Published since 2003
DC writes regularly about rock and roll, jazz and the blues, composing reviews of CD's, DVD's, live performances, books and films, as well as conducting interviews.
The second set actually had much in common with their summer presentation. With Rob Morse playing six-string electric bass---and only looking uncomfortable at it on one tune—the group indulged in groove-oriented material such as “Circumnavigate” that couldn’t help but bring comparisons to Medeski Martin & Wood. Having proved throughout their first set that they’re individually and collectively proficient, Vorcza regressed somewhat here; they should reconsider adopting something more of the traditional jazz trio approach, perhaps with Ray Paczknowski playing more electric piano.
A long-standing piece of the keyboardist’s hearkened back to earlier in the evening by dint of the predominant use of acoustic piano as did the Sun Ra encore, distinctive for eth same reason. The precocious threesome’s first set was impressive to say the least. Featuring a commissioned piece of Morse’s titled “The Kirovites,” the group’s atmospheric use of space and dynamics favorably recalled the best of the European label ECM’s best music. During the entire course of this hour-plus, drummer Gabe Jarrett swung, acting as the lynchpin of the band between bassist Morse and Paczkowski, both of whom spent time on their acoustic instruments to great effect. All three gained confidence as they played, radiating an increasing authority and daring as the set progressed.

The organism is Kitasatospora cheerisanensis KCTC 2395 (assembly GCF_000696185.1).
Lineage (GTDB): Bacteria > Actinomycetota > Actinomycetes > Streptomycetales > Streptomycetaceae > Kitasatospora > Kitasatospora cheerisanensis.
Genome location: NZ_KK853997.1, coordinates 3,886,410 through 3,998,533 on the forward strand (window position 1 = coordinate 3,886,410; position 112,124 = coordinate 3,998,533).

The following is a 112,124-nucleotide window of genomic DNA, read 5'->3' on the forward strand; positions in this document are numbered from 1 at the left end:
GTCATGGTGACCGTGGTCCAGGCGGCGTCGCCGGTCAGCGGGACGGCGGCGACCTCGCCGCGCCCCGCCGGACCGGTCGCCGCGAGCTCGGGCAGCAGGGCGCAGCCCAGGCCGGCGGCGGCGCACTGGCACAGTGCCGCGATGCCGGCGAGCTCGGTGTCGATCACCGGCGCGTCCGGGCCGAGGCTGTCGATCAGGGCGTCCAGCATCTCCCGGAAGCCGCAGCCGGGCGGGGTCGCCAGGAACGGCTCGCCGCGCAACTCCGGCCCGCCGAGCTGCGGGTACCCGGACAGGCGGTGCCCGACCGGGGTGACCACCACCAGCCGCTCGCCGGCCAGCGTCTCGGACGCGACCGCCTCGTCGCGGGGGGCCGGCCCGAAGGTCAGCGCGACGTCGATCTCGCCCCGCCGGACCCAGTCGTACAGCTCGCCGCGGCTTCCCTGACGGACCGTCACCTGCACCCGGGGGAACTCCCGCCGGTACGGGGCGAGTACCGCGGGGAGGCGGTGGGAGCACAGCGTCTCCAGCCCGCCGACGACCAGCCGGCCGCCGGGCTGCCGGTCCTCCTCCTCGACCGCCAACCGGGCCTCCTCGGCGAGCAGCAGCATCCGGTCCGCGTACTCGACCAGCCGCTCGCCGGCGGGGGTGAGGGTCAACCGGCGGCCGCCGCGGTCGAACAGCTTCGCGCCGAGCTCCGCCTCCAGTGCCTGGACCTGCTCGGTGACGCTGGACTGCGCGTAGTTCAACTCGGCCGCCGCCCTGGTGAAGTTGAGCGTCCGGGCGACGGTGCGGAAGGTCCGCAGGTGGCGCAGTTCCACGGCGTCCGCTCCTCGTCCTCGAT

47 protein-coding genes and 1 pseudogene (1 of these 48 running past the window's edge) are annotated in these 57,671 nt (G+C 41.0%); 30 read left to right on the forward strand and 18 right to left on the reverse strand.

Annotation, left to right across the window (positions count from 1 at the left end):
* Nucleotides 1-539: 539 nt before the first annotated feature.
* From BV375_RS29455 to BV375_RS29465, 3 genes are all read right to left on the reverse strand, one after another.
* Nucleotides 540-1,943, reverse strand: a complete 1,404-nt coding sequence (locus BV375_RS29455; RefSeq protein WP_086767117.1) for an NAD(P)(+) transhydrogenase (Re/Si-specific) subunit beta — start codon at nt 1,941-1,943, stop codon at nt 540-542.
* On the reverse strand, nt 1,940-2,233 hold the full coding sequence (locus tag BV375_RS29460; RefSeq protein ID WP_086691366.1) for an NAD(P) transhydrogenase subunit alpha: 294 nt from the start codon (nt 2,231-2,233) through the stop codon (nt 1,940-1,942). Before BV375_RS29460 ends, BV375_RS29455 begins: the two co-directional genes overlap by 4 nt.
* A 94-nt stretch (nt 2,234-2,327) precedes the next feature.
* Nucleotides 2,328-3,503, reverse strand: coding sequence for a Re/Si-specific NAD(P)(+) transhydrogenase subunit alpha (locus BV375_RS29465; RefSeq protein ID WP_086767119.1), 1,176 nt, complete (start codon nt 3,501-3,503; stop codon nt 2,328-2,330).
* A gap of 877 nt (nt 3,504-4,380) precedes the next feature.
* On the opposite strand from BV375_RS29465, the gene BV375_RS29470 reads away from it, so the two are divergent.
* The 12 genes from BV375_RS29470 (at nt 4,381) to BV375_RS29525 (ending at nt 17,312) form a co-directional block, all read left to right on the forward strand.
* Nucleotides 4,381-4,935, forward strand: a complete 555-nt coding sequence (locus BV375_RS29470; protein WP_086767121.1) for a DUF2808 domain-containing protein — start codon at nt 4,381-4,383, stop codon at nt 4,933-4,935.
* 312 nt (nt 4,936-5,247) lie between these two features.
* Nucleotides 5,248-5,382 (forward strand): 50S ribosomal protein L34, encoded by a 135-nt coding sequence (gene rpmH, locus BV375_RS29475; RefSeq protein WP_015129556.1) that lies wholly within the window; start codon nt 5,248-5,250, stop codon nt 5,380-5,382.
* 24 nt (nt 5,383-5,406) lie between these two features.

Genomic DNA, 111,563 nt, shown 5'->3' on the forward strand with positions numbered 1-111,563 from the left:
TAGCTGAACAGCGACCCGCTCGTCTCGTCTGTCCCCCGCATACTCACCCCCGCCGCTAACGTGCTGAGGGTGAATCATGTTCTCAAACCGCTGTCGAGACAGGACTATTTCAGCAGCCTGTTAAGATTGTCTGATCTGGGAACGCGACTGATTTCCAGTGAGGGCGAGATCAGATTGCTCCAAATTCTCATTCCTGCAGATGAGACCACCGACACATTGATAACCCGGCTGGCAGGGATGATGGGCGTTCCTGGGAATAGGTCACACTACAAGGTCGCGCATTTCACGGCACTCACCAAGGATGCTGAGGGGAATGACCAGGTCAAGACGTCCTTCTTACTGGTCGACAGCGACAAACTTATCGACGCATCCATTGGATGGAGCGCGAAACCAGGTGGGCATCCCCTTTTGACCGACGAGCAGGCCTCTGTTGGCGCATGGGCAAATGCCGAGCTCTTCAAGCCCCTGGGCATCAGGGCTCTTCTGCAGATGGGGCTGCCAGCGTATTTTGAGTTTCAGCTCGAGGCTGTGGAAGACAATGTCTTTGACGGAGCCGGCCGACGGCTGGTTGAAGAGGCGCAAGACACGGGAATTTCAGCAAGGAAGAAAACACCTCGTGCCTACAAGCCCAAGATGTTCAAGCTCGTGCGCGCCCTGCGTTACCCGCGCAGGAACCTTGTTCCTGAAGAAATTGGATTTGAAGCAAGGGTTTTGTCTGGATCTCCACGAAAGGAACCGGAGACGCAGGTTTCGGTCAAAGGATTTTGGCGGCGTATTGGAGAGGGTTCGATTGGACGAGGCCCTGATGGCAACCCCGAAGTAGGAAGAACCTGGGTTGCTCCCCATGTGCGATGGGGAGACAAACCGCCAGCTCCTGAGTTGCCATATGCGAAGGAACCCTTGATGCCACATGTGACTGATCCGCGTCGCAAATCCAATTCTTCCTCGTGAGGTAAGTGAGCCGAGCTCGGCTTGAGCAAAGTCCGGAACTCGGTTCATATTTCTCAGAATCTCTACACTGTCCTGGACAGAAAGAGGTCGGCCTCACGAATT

The first half of Vorcza’s january 23rd night at the FlynnSpace might well serve as a microcosm of their development as a band. Instead of trying to get people to dance, they’d be well served by pursuing a more cerebral approach because it’s in this style they are most productive, most memorable and seemingly most comfortable.
Visit the Vorcza Trio on the web at www.vorcza.com .
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